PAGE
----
Sobczak believes this model of monetization has a limited lifespan. He’s watched content creators flock to Tsu in order to get a slice of revenue from the content they create. “Tsu mimics the advertising models of other social media sites,” Sobczak says. “The only difference is that the majority of revenue goes back to users who have created content and users that have invited others to join the site.” He believes that digital advertising norms are ready for disruption. Once social media sites realize that they stand to lose users who don’t want tech companies alone to profit from their funny tweets, creative posts, or viral videos, the entire system will have to change.
We are already beginning to see this transition happen on more established sites: YouTube, for instance, allows people to sign up for the YouTube Partner Program and earn 55% of ad revenue on their posts. The catch, however, is that a Partner’s videos need to have had 75,000 cumulative watch hours over the past three months to be eligible, which makes it inaccessible to content creators who have smaller, niche followings. Tsu, on the other hand, allows users to make money from the start and grow their earnings based on how much content they share or followers they have.
Throughout history, there have been extensive debates about what actually constitutes art and how you determine whether a work of art is good. Sobczak says that those questions are becoming increasingly irrelevant. “One good thing that has come out of easy content creation is that it has truly democratized art,” Sobczak says. “The democratization of art has almost become a cliché, but with new models of profit sharing, anybody can be compensated for an intriguing work they share: it doesn’t matter if you’re Axl Rose or Liz.” (That’s me.)
On Tsu, the people who are making the most money from their content are not always big celebrities, but also creative, enterprising people who haven’t yet made a big name for themselves. “They’re just people who are passionate about their voice who are eager to turn their hobby into their career,” Sobczak says. As an extreme example, he points to a homeless man who discovered he had a skill for offering people life advice. He now makes several hundred dollars a week on Tsu posting videos that are eagerly watched by his 30,000 followers. At the same time, mainstream musicians and songwriters, like Andrew Fromm, are similarly able to build their network on the site and making money off the bat.
Other social media sites have also had a track record of drawing stars out of obscurity. Justin Bieber’s homemade YouTube videos landed him a deal with Island Def Jam Recordings, and Bo Burnham’s weird comedy songs on YouTube got him noticed by the bigwigs at Comedy Central Records. Vine and Instagram stars have been courted by big advertisers and paid handsomely to put their creative skills to work for brands. But through this process, a large corporate entity still decided what was considered worthwhile. With Tsu, artists don’t have to be acknowledged by an established company to start earning a living: they just need followers who appreciate their work.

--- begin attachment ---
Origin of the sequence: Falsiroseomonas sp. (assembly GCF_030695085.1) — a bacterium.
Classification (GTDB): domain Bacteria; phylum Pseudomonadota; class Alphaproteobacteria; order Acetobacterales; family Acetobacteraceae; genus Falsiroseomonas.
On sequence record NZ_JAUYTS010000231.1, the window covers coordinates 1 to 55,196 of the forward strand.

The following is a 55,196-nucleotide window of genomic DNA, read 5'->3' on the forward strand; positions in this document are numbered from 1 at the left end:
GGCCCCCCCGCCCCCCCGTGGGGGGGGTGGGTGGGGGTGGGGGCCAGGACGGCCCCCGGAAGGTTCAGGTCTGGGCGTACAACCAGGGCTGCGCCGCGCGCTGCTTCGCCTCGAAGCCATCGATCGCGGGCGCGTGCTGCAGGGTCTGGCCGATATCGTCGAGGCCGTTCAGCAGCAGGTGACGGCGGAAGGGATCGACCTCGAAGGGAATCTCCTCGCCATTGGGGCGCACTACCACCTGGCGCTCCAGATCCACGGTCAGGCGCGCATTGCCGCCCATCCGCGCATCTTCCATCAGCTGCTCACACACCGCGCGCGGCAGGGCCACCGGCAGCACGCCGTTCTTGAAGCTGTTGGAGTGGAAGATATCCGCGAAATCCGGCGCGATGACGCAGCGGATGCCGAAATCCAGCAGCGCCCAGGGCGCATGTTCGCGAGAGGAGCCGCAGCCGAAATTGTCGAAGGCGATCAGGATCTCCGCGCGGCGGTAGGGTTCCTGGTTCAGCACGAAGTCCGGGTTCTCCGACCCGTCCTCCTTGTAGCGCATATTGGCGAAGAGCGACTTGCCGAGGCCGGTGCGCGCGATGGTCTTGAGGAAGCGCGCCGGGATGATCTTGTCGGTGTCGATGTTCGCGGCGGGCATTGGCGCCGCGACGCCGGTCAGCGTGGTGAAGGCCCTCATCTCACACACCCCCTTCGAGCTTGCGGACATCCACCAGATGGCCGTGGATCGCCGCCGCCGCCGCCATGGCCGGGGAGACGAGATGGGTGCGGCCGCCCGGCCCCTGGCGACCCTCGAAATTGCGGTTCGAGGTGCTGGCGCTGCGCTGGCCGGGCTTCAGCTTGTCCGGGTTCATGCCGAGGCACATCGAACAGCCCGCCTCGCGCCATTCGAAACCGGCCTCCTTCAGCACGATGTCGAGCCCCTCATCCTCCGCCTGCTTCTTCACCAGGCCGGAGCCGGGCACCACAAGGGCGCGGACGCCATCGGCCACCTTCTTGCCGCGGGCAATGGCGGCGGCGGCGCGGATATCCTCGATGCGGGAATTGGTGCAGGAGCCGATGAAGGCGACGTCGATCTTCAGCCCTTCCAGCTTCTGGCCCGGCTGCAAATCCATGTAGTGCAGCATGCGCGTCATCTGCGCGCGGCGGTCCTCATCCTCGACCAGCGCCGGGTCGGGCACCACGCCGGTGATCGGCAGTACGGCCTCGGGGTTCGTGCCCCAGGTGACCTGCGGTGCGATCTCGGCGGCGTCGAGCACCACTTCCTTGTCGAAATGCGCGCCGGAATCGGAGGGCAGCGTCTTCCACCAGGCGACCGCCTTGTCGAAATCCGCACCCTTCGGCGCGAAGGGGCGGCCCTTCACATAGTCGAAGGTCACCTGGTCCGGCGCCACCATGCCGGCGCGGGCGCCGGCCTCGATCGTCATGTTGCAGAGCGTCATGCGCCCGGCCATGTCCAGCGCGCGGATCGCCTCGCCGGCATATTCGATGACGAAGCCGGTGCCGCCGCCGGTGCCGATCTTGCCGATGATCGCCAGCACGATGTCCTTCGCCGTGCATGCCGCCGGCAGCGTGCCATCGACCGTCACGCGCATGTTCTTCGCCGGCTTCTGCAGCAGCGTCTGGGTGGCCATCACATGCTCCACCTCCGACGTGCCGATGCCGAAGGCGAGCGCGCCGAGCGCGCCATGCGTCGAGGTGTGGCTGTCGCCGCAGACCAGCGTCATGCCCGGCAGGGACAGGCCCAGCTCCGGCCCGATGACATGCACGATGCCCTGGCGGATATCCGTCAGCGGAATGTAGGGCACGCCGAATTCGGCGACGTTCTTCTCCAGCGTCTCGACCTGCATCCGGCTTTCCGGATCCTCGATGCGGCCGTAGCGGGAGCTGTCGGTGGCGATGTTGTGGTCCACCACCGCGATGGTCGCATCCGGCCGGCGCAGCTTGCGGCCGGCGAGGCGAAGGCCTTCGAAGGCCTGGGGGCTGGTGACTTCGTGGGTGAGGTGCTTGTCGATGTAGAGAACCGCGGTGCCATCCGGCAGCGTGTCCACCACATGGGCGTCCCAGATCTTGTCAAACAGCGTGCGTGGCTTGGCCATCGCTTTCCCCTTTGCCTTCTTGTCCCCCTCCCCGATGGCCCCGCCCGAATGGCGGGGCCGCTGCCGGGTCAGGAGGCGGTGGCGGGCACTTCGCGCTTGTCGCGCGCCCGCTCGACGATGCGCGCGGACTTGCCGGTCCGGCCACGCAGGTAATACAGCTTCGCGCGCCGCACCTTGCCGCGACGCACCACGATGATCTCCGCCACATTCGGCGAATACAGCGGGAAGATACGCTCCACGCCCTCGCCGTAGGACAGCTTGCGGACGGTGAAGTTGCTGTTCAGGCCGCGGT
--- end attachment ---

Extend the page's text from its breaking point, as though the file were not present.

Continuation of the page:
Sobczak argues that social media has fundamentally changed the way we think about copyright. We now live in an age where many people sign away the rights to their content by joining a social network. These sites, in turn, earn money from our data and the creativity that goes into these platforms, much the same way copyright holders earned annuities from the commercial use of their work. While small groups have been protesting these breaches of intellectual property rights, the vast majority of the population is more or less willing to trade their rights for the ability to find all their friends online in a single platform. After all, the average Facebook user is sharing selfies and other people’s cat videos, which do not seem particularly valuable.
Artists are not just keen to be earning money from the photos, videos, and music they are sharing online; they want to retain the rights to their work. However, most social media platforms reserve the right to license anything a user posts on the site royalty-free. Sobczak believes that content creators are increasingly going to abandon mainstream social media platforms for sites like his that compete for users by protecting their copyright. “This is an important nuance we discovered,” Sobczak says. “Digital content creators want to be seen as a true copyright holders who own the annuities of their work. It’s actually very powerful. It’s like shoving free content-sharing back in the bottle.”